You also can't judge comparative color in a showroom, since both sets may be off enough in their factory settings to make such a comparison moot. Nor can you compare black levels unless the controls are optimally set on both sets and the room is very dimly lit--or better yet completely dark. If it sounds like I'm saying that you can't pick a TV based on a typical showroom demonstration, you're reading me correctly. Sad, but true.

The settings I settled on during the review should have been posted with the review, but because we wanted to get the review on-line ASAP, they haven't been. But they will be.

All: Two weeks after turning in the review I'm still as impressed as ever by the Elite, and even more so by its 3D performance, which is the best I've yet seen, bar none. That includes IMAX 3D, though of course the latter offers superior impact from its big screen.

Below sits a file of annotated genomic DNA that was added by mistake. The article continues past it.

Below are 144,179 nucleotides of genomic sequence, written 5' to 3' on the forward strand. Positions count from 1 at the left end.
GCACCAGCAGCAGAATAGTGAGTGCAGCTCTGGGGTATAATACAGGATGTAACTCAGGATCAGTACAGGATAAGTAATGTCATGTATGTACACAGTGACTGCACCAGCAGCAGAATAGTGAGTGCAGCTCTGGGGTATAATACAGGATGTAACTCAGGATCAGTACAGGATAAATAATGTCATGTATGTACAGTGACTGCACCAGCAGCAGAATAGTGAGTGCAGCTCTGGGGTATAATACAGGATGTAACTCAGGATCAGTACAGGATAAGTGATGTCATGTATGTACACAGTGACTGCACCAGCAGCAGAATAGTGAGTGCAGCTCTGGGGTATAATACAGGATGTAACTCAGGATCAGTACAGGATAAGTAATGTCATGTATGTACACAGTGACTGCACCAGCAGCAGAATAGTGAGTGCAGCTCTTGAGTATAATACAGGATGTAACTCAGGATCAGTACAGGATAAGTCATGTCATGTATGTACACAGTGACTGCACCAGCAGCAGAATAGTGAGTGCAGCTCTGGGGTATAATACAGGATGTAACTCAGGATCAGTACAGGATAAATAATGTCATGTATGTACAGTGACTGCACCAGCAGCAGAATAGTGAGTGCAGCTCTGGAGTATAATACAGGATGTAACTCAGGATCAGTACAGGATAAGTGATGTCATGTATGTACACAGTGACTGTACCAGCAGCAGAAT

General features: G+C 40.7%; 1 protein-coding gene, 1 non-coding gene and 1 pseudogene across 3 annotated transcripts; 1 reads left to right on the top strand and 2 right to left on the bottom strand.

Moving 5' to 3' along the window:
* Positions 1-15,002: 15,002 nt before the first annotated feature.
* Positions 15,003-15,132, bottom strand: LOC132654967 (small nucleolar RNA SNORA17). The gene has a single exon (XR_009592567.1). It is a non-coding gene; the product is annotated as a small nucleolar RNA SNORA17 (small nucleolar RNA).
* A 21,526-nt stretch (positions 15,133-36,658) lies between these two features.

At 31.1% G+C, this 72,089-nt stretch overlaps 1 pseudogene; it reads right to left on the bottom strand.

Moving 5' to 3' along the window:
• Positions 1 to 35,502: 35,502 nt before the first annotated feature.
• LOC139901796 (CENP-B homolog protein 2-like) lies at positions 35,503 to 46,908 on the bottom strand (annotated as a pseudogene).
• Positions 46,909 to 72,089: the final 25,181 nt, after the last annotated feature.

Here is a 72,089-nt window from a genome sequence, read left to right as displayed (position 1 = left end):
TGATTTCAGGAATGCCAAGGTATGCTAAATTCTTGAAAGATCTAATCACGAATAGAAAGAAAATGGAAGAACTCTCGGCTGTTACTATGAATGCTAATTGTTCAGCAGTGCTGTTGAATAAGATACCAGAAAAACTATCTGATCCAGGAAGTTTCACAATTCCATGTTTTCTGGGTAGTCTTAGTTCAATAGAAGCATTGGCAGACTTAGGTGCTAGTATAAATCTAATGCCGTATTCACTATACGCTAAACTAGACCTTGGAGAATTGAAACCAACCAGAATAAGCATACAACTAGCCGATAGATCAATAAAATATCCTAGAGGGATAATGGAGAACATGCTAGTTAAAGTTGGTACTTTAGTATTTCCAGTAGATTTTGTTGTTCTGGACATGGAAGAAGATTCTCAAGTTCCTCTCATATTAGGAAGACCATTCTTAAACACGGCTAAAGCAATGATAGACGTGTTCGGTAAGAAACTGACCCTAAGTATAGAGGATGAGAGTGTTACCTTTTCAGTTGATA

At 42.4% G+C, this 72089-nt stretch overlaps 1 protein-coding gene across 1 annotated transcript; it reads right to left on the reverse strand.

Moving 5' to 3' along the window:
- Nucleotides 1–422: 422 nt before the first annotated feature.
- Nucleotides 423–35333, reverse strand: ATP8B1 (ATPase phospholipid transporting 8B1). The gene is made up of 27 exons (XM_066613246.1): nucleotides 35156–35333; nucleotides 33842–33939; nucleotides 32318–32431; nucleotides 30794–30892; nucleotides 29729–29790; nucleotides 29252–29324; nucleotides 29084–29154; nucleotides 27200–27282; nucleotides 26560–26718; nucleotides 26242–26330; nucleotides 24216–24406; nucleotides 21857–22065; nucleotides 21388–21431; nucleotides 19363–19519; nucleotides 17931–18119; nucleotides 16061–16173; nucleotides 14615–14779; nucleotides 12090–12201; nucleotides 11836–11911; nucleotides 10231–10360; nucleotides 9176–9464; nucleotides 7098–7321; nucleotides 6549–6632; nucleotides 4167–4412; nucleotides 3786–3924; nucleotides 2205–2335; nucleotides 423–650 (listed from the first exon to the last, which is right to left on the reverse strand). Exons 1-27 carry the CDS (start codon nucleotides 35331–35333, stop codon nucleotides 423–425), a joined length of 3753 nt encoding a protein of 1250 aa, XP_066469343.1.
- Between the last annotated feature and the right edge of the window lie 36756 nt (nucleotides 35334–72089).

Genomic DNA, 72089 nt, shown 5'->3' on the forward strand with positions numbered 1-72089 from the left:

theo's picture

Tom, as always, you are the best. I didn't know that and I always *assumed* that if a set was running at 120 or 240 then it had some sort of frame interpolation engaged. So my older 60hz TV will have more motion blur than a newer set running at 120 or 240. Good to know! Great review as always. You have many of us who appreciate your reviews and thorough approach.

cbono's picture

Tom,

I'd be grateful for additional critical comments on how the Elite handles SD content - SD special features as typically found on BDs, DVD content and SD cable/sat TV. How easy is it for the Elite to switch aspect ratios, zoom and stretch to view SD content without geometric distortion or loss of image? How does the Elite's SD performance stack up against the Kuro and/or other top quality plasmas?